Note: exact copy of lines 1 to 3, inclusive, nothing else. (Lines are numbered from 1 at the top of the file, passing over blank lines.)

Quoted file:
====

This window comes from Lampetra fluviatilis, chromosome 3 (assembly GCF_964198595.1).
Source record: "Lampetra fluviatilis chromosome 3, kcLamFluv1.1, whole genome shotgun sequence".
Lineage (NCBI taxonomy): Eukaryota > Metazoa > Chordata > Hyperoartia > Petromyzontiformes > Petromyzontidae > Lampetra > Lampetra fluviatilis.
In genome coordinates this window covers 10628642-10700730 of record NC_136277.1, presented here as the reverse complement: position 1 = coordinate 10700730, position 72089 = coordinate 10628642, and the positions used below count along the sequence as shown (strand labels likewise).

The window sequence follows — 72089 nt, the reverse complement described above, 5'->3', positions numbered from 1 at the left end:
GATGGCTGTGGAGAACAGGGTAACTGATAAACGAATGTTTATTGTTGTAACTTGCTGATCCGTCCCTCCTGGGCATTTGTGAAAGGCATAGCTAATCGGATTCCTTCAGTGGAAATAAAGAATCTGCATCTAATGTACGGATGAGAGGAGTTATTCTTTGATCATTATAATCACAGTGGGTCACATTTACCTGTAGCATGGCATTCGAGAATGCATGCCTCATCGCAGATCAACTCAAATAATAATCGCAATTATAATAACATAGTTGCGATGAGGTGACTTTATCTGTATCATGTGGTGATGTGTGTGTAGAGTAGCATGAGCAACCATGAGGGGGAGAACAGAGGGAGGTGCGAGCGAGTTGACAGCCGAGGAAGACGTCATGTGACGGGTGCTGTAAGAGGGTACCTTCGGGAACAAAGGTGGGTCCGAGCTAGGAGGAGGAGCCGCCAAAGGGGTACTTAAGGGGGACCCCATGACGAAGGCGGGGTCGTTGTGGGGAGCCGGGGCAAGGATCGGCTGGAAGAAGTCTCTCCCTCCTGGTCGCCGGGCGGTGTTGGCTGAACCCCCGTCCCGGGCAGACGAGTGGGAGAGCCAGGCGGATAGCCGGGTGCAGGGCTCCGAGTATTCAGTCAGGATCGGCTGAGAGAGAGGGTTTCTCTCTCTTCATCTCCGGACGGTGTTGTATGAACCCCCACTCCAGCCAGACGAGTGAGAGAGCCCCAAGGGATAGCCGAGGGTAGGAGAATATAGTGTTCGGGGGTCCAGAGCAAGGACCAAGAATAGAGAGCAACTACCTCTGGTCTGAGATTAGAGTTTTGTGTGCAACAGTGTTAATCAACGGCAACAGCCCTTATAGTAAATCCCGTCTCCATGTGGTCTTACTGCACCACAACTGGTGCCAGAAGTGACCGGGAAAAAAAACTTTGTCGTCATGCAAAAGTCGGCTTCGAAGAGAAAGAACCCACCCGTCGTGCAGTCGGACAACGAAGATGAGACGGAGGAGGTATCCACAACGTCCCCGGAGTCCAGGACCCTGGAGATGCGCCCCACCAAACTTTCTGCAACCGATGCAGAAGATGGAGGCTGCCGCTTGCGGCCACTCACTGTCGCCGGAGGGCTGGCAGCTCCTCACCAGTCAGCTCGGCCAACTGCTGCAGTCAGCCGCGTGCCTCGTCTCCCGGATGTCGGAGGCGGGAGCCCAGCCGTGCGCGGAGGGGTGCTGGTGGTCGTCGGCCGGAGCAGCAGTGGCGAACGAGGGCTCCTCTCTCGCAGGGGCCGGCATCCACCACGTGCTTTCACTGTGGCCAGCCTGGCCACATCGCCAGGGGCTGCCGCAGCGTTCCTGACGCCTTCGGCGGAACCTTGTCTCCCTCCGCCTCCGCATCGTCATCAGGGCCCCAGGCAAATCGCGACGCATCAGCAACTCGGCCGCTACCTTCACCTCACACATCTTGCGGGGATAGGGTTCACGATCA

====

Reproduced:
This window comes from Lampetra fluviatilis, chromosome 3 (assembly GCF_964198595.1).
Source record: "Lampetra fluviatilis chromosome 3, kcLamFluv1.1, whole genome shotgun sequence".
Lineage (NCBI taxonomy): Eukaryota > Metazoa > Chordata > Hyperoartia > Petromyzontiformes > Petromyzontidae > Lampetra > Lampetra fluviatilis.